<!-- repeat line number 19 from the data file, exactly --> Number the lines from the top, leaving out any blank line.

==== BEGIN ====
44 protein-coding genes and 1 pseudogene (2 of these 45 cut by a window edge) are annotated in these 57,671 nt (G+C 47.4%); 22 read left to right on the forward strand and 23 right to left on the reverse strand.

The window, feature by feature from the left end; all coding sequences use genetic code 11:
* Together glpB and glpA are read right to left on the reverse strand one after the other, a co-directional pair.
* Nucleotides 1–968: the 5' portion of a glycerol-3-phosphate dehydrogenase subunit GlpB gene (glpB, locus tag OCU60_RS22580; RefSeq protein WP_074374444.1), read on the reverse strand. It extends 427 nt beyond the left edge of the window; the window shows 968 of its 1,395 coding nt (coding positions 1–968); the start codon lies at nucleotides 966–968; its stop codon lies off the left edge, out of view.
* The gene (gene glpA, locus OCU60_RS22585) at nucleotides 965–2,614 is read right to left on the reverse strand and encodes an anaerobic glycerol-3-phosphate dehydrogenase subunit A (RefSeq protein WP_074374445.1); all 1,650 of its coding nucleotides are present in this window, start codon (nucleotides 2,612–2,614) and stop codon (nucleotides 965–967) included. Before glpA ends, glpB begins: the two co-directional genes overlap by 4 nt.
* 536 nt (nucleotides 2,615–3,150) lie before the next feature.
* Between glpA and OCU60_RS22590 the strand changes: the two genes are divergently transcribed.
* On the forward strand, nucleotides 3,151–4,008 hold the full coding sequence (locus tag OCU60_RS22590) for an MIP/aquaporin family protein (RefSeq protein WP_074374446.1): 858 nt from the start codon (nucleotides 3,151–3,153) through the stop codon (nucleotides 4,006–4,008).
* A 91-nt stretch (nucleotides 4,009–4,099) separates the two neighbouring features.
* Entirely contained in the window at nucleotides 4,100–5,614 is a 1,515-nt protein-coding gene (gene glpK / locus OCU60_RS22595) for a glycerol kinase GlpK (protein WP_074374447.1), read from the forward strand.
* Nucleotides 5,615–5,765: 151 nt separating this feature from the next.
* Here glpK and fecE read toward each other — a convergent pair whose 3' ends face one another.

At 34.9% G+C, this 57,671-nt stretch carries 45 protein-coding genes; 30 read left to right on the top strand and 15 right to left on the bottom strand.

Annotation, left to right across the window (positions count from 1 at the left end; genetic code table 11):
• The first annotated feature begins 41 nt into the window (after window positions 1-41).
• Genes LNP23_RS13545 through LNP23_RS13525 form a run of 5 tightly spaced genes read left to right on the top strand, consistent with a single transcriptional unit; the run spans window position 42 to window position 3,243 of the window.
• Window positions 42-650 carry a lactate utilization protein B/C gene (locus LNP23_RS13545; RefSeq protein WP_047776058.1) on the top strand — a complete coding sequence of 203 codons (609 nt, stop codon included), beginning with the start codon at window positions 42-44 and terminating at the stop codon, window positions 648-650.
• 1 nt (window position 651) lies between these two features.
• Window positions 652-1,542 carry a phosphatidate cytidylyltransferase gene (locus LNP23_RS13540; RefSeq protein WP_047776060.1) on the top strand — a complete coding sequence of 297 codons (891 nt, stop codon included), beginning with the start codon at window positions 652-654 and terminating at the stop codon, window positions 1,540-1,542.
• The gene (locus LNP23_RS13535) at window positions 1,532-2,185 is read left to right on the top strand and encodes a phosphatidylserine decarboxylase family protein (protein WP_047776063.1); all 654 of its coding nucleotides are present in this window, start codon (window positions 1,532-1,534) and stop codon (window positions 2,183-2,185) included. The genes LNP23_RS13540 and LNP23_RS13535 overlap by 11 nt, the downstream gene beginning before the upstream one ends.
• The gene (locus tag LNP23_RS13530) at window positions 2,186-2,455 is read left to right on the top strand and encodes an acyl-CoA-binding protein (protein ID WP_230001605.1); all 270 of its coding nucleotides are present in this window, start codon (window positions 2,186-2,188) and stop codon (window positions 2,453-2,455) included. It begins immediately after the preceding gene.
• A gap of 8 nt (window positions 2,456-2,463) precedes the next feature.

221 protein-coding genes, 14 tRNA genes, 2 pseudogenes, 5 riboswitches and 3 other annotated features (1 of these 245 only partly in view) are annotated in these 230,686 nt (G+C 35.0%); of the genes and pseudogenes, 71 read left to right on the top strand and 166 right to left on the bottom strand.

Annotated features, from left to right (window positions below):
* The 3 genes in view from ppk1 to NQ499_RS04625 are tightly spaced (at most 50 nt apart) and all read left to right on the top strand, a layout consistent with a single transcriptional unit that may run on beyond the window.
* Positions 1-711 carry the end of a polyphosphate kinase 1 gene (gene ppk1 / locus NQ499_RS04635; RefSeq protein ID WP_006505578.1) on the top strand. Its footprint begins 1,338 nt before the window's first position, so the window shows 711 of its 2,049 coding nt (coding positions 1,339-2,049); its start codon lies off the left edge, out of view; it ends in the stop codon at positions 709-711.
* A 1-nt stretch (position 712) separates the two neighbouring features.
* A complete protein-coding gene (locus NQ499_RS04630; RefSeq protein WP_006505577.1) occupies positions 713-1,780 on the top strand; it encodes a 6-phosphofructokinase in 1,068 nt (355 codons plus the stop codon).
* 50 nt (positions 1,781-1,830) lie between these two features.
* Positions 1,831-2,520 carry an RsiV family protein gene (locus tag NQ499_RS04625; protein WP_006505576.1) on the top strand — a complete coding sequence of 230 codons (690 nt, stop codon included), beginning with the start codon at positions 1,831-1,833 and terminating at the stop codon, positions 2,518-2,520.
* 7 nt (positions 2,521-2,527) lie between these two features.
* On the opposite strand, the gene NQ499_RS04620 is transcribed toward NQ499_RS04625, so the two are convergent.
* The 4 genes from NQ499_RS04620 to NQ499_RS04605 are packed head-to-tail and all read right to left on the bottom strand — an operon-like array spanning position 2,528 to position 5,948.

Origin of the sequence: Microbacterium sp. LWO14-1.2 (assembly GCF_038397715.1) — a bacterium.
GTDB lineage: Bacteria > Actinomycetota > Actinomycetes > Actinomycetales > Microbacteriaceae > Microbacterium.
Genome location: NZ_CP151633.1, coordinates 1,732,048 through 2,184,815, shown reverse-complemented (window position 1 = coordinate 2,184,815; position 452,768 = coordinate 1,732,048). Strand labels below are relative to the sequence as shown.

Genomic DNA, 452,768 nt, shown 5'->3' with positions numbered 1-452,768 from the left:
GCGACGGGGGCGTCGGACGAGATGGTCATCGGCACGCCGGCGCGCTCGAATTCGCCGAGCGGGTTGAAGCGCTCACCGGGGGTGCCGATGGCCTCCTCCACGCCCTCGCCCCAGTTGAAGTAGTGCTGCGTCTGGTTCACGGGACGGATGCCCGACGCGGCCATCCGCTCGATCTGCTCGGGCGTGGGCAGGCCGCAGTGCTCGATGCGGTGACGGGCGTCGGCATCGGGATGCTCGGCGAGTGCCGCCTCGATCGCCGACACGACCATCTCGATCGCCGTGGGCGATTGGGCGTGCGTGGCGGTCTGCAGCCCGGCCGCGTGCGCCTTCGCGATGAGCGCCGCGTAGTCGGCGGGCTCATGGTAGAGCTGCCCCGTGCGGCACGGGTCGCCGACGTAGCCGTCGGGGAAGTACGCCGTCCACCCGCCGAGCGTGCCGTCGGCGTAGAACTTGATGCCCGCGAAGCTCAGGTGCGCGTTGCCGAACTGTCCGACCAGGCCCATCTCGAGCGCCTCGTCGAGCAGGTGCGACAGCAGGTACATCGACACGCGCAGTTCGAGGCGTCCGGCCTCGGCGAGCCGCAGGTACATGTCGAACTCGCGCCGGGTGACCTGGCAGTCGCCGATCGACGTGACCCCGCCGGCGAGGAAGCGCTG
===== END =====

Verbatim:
• Window positions 652-1,542 carry a phosphatidate cytidylyltransferase gene (locus LNP23_RS13540; RefSeq protein WP_047776060.1) on the top strand — a complete coding sequence of 297 codons (891 nt, stop codon included), beginning with the start codon at window positions 652-654 and terminating at the stop codon, window positions 1,540-1,542.